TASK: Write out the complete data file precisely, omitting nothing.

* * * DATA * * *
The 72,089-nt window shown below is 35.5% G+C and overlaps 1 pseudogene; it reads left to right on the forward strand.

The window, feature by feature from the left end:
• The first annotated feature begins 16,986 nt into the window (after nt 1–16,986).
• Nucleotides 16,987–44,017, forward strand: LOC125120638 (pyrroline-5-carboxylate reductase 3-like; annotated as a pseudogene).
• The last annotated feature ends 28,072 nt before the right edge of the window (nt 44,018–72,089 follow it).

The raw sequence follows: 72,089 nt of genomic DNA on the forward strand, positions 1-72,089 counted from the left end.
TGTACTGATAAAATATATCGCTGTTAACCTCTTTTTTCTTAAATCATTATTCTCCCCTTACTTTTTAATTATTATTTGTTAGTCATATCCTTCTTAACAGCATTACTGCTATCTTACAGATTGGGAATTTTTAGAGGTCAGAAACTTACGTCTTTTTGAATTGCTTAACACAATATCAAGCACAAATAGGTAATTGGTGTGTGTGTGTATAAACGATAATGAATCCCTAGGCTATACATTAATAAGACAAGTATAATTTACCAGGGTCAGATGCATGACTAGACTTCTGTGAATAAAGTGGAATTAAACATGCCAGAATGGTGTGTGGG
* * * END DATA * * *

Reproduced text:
The 72,089-nt window shown below is 35.5% G+C and overlaps 1 pseudogene; it reads left to right on the forward strand.

The window, feature by feature from the left end:
• The first annotated feature begins 16,986 nt into the window (after nt 1–16,986).
• Nucleotides 16,987–44,017, forward strand: LOC125120638 (pyrroline-5-carboxylate reductase 3-like; annotated as a pseudogene).
• The last annotated feature ends 28,072 nt before the right edge of the window (nt 44,018–72,089 follow it).

The raw sequence follows: 72,089 nt of genomic DNA on the forward strand, positions 1-72,089 counted from the left end.
TGTACTGATAAAATATATCGCTGTTAACCTCTTTTTTCTTAAATCATTATTCTCCCCTTACTTTTTAATTATTATTTGTTAGTCATATCCTTCTTAACAGCATTACTGCTATCTTACAGATTGGGAATTTTTAGAGGTCAGAAACTTACGTCTTTTTGAATTGCTTAACACAATATCAAGCACAAATAGGTAATTGGTGTGTGTGTGTATAAACGATAATGAATCCCTAGGCTATACATTAATAAGACAAGTATAATTTACCAGGGTCAGATGCATGACTAGACTTCTGTGAATAAAGTGGAATTAAACATGCCAGAATGGTGTGTGGG